Need for TelanganaFor all the above reasons discussed above, Telangana has to separate. Another important reason is that the merger of the two regions in 1956 did not result in the merger of their hearts, nor have the last 40 years led to emotional integration. Quite to the contrary, in fact, because the economic inequality has grown, the developmental divide has become a chasm and the cultural differences have moved the two people further away. This is because over the last four decades, the relationship of two unequal partners deteriorated into one of oppressor - oppressed, exploiter - exploited. colonizer - colonized. The division has so greatly deepened that there's no going back.. history, attitudes, prejudices cannot be undone easily.

    The common language, Telugu, has been devisive rather than unifying factor because that has been the major, most visible and universally experienced by Telangana people. They have been discriminated against, humiliated and ridiculed for the language they speak. If English language is the one dividing factor between English and American people, it is even more so between the people of Telangana and Coastal Andhra: they have been divided by a common language. This one factor rejects the premise of the state reorganization committee that language binds.

    Can a backward region develop economically independently? Or does its future lie in a larger state? Experience of larger states like UP, MP and Bihar has shown that size impedes rather than promotes development - the backward remain backward; the administration is unwieldy, and the growth concentrated in pockets. The answer lies in smaller states where decentralization of administration is possible; developmental activities can be more focused in smaller areas; and people can be involved in the process of development, which is a major factor in giving a push to development. An example of how smaller, backward region can come into its own after separating from the more developed region can be seen in Harayana after breaking away from Punjab, and Himachal Pradesh.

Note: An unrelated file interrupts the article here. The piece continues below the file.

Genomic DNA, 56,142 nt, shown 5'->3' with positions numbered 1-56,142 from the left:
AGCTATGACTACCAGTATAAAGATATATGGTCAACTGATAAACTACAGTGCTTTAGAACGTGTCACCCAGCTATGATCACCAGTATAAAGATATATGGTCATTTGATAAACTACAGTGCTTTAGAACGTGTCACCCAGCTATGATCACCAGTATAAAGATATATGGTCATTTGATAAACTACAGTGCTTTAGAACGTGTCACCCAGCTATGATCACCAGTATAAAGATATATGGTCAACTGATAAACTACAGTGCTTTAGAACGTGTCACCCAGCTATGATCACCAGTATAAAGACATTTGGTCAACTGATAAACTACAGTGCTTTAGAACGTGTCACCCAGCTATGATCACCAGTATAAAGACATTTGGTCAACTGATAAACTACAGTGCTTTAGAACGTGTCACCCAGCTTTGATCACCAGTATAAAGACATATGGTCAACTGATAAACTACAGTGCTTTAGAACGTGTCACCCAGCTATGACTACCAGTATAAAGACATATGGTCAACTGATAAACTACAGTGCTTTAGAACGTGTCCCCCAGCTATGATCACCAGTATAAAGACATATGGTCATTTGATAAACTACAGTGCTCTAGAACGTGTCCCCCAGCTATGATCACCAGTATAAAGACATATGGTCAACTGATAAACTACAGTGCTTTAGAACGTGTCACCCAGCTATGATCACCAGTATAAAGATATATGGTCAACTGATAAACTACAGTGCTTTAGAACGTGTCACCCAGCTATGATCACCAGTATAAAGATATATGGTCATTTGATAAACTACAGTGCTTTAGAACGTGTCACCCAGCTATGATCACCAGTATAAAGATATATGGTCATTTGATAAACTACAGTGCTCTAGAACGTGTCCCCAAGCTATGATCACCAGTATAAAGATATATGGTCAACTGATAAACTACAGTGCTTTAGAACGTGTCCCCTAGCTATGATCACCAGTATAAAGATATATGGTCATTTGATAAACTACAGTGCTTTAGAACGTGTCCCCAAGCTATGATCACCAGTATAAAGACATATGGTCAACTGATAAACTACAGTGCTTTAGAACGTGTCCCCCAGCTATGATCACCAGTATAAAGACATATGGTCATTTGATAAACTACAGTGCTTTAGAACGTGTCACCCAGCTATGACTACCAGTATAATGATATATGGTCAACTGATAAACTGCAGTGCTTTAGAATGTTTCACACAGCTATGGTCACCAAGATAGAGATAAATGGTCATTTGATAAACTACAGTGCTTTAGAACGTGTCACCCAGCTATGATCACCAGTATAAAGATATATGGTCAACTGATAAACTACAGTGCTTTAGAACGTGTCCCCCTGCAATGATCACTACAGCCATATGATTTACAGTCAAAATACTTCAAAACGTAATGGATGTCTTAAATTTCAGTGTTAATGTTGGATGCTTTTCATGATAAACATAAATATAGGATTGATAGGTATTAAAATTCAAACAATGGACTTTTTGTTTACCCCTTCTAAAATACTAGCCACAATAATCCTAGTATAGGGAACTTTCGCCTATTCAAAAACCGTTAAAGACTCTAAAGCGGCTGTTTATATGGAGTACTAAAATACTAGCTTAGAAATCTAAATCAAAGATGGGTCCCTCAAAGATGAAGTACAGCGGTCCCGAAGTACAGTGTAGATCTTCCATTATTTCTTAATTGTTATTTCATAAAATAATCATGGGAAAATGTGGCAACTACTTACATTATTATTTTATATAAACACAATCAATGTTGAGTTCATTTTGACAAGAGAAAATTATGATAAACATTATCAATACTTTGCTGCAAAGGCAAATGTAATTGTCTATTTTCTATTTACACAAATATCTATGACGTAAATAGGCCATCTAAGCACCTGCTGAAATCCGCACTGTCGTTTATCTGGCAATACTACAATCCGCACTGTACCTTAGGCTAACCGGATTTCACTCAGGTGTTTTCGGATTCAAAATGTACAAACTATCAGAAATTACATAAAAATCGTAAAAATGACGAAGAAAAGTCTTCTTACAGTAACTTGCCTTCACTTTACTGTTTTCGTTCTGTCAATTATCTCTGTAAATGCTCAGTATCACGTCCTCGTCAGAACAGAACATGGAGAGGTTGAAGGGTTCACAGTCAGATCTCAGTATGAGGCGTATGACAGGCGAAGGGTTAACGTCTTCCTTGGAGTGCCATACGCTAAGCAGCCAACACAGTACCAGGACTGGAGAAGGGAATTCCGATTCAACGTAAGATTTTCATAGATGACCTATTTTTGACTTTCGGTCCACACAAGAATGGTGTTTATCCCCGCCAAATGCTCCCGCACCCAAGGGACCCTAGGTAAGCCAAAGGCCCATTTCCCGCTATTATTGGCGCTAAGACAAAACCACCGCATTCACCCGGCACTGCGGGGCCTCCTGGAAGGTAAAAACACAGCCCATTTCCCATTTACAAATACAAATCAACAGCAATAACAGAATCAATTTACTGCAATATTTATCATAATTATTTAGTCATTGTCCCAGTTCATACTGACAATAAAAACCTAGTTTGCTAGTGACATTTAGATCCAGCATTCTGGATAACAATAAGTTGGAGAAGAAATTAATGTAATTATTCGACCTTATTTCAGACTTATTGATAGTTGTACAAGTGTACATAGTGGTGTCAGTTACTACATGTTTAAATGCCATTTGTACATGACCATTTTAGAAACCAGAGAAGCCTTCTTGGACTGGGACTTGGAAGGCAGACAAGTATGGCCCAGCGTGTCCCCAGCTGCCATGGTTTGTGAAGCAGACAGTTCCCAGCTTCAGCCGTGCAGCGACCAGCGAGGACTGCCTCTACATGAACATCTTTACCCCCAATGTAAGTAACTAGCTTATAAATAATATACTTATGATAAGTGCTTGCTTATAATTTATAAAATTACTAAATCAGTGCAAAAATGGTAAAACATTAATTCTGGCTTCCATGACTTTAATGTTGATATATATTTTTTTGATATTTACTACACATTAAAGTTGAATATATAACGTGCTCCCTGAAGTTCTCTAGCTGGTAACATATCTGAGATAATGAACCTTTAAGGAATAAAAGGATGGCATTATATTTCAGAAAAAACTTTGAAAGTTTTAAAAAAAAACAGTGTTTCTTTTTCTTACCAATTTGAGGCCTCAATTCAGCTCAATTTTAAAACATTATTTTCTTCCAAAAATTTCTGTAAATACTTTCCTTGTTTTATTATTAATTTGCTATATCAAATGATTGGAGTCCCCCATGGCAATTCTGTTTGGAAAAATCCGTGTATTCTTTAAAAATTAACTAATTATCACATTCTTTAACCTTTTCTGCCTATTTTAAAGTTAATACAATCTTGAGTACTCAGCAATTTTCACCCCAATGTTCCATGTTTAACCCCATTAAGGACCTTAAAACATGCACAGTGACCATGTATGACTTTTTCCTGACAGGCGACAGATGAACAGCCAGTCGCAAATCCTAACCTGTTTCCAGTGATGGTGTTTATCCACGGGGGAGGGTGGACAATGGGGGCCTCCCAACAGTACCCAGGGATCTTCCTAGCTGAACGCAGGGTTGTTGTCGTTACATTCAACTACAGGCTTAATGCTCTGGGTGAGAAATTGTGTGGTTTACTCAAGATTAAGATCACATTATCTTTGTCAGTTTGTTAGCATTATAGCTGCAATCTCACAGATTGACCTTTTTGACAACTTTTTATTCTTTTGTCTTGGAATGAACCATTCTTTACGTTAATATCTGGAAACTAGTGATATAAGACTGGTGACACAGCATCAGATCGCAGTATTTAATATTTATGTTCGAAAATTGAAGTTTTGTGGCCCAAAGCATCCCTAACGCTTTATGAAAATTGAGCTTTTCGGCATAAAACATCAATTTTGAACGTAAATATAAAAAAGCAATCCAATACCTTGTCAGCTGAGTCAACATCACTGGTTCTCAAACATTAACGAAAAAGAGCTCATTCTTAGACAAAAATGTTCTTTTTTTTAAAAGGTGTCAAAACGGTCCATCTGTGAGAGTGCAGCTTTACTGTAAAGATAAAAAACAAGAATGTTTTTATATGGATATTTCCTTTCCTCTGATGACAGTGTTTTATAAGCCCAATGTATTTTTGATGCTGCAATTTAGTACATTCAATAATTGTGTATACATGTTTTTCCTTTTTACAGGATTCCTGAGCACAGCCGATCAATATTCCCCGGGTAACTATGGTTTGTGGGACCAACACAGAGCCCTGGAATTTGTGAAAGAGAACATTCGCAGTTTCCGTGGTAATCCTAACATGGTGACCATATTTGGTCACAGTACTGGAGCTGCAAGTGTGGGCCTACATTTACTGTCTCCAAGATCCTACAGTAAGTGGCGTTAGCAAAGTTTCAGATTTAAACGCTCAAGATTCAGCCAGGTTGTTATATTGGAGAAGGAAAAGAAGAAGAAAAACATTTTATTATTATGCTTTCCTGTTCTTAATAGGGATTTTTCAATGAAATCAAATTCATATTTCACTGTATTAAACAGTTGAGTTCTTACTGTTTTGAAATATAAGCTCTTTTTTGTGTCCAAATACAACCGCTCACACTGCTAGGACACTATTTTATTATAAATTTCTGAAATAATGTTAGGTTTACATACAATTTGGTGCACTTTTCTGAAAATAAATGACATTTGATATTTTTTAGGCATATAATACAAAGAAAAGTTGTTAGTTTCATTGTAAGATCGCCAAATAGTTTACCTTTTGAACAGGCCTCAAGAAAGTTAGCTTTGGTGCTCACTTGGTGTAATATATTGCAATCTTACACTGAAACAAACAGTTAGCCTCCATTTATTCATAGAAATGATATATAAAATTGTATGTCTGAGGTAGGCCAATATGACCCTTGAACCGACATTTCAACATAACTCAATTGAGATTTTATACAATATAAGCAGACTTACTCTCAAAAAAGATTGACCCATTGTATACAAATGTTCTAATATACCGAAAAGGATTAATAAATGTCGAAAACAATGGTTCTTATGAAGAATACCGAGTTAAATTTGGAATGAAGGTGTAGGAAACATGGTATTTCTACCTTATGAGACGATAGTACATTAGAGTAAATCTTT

Today in India, almost every large state is facing the demand from its backward, neglected, culturally different people to be recognized as different and given independent status and separate identity. Apart from Telangana, 11 regions are seeking statehood, and these are: Vidarbha (Maharastra), Saurastra(Gujarat), Chattisgarh(Madya Pradesh), Malwa, Bundelkhand( both comprising parts of MP and UP), Pancahl Pradesh (Western UP), Poorvanchal (Eastern UP), Uttarkhand (UP), Bodoland (Assam) Gorkhaland( West Bengal) and Jharkhand ( Bihar).